Fine Jewels

Fine Jewels

View full screen - View 1 of Lot 319. Pair of Emerald and Diamond Pendant-Earclips.

Property from the Estate of Mary Ethel Weinmann

Theo Fennell

Pair of Emerald and Diamond Pendant-Earclips

Lot Closed

June 10, 05:55 PM GMT


8,000 - 12,000 USD

Lot Details


The lozenge-shaped tops set with old European-cut and round diamonds and emerald baguettes, suspending a pair of detachable pendants featuring drop-shaped emeralds and old European- and rose-cut diamonds.

  • Length 2⅜ inches
  • Signed Fennell
  • British hallmarks for 1994
  • 18 karat white gold
  • One small diamond missing
  • Accompanied by a signed box

Mary Ethel Weinmann was born in Paris in 1929, the youngest daughter of Count and Countess Andre de Limur (née Ethel de Limur who was the granddaughter of Charles Crocker). Mary grew up in Paris and moved to Washington D.C. in 1939 when her father was at the French Embassy. She completed professional training at Parsons School of Design in New York, and in 1955 she married Neil Carothers III. She raised two sons, divorced, and was remarried to Eric Weinmann in 1974. Mary passed away on November 23, 2018 at her residence in Washington D.C., Mary was a Dame of the Order of St. John of Jerusalem; a board member of the Alliance Francaise of Washington D.C., Chairman of the Garden Committee of the Blair House Restoration Fund for 25 years; and Vice Chairman of the fellows of the National Tropical Botanical Garden.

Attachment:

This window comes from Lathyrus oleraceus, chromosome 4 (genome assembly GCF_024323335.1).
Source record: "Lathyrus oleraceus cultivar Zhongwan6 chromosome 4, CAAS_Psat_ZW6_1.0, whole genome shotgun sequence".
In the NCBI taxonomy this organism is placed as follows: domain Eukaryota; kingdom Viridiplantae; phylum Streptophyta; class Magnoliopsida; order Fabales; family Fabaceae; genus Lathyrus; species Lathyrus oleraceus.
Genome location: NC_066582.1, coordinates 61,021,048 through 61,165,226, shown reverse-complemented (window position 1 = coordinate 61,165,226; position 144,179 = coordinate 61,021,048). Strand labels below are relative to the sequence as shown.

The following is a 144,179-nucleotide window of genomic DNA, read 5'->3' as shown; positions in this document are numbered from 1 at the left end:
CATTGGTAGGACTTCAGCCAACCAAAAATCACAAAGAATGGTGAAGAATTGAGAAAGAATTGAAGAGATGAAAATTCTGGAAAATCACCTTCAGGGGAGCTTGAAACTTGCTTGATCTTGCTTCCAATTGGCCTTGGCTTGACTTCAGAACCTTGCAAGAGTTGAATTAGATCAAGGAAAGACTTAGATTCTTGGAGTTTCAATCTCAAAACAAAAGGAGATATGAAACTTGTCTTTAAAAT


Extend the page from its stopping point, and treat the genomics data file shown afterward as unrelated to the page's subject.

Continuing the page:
The Crocker and De Limur families have been associated with philanthropy and arts patronage since the late 19th Century:

Charles Crocker as the American executive immortalized as one of the Big Four

who built the transcontinental railroad and Ethel De Limur as a leading patron

of Impressionist art and who helped organize a series of exhibitions which

first introduced Impressionism to California in the 1890’s. The family legacy

of patronage also includes founding The Crocker Art Museum, the longest

continuously operating art museum in the West.